A real lesson in farming-Green String Institute

green_string_certified-originalcolorsIn 2000 Fred Cline, founder of Cline Cellars, and Bob Cannard founded the Green String Institute. The Institute was created because both men saw that as the concept of organic farming became more popular it was unfortunately also being diluted from what it truly is.

To Bob Cannard, one of the pioneers of the organic movement in California and one of the original providers of produce for Alice Waters’ Chez Panisse, the term organic meant “that produce should be locally grown, with respect for the environment and the planet. It meant that food should not travel across countries or continents from farm to table. It meant the use of compost and cover cropping and crop rotation and other practices that enrich the soil so that the fields become richer and more fertile year after year”.

This is the authentic idea, and deeper purpose of organic farming…taking care of the land as well as the people and community where it is grown. This is also in effect the mission of the Slow Food Movement. Today with USDA  organic certification, and other certification programs, the definition of organic has changed drastically and what we are told in the stores is “organic” does not fulfill this criteria any longer. With this in mind the Green String Farm Institute was founded, bringing back this original intention of organic farming.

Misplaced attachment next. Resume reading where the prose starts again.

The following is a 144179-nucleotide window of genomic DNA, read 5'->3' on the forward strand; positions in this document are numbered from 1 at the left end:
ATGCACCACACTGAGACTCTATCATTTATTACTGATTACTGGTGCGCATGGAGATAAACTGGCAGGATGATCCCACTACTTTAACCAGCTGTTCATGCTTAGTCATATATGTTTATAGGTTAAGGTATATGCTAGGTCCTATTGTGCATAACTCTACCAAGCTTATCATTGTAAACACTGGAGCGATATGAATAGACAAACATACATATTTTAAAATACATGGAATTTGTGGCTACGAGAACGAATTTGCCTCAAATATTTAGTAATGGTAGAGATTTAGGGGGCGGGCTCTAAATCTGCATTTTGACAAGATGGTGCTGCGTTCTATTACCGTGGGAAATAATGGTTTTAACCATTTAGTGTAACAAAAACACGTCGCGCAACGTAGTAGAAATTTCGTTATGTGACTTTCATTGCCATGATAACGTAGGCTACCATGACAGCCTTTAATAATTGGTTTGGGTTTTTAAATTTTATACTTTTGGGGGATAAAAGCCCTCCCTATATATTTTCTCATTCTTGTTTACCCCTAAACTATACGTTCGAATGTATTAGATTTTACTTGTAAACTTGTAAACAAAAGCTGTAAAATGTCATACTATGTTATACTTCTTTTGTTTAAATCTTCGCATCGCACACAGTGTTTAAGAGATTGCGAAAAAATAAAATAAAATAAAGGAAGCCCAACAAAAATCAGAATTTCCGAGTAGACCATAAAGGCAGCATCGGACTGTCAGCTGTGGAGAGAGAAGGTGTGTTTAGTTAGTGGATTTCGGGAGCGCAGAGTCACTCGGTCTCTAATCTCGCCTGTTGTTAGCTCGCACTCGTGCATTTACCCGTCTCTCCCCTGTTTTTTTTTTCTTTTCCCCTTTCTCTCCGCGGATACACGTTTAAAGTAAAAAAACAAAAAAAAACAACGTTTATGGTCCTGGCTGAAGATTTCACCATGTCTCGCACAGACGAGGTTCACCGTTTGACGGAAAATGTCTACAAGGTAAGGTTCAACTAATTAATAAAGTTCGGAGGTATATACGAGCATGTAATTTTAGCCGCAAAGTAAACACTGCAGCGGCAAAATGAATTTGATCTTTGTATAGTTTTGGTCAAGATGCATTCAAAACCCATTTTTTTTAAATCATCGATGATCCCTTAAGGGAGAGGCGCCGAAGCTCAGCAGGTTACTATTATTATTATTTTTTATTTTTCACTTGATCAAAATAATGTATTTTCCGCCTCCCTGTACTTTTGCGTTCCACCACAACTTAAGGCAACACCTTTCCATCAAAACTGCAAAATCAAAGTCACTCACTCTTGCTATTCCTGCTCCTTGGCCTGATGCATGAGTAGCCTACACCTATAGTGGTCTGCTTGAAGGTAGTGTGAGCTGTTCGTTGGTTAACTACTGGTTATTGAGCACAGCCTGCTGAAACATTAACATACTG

The Institute has created an Intern Program where farmers and future farmers participate in a three month, very hands on program. Interns live in a house on the Green String Farm while attending classes, working on the farm, in the farm store as well working at farmers markets. Classes are most weekday afternoons and mainly taught by Bob Cannard.

It sounds to me like an immersion program in what it truly means to be a farmer and one who is also a steward of the land. I did not have a chance to make it to the farm on my last trip but I plan to visit on my next one. I was even told that I could attend class…I cannot wait! And I promise to add lots of photos from the farm.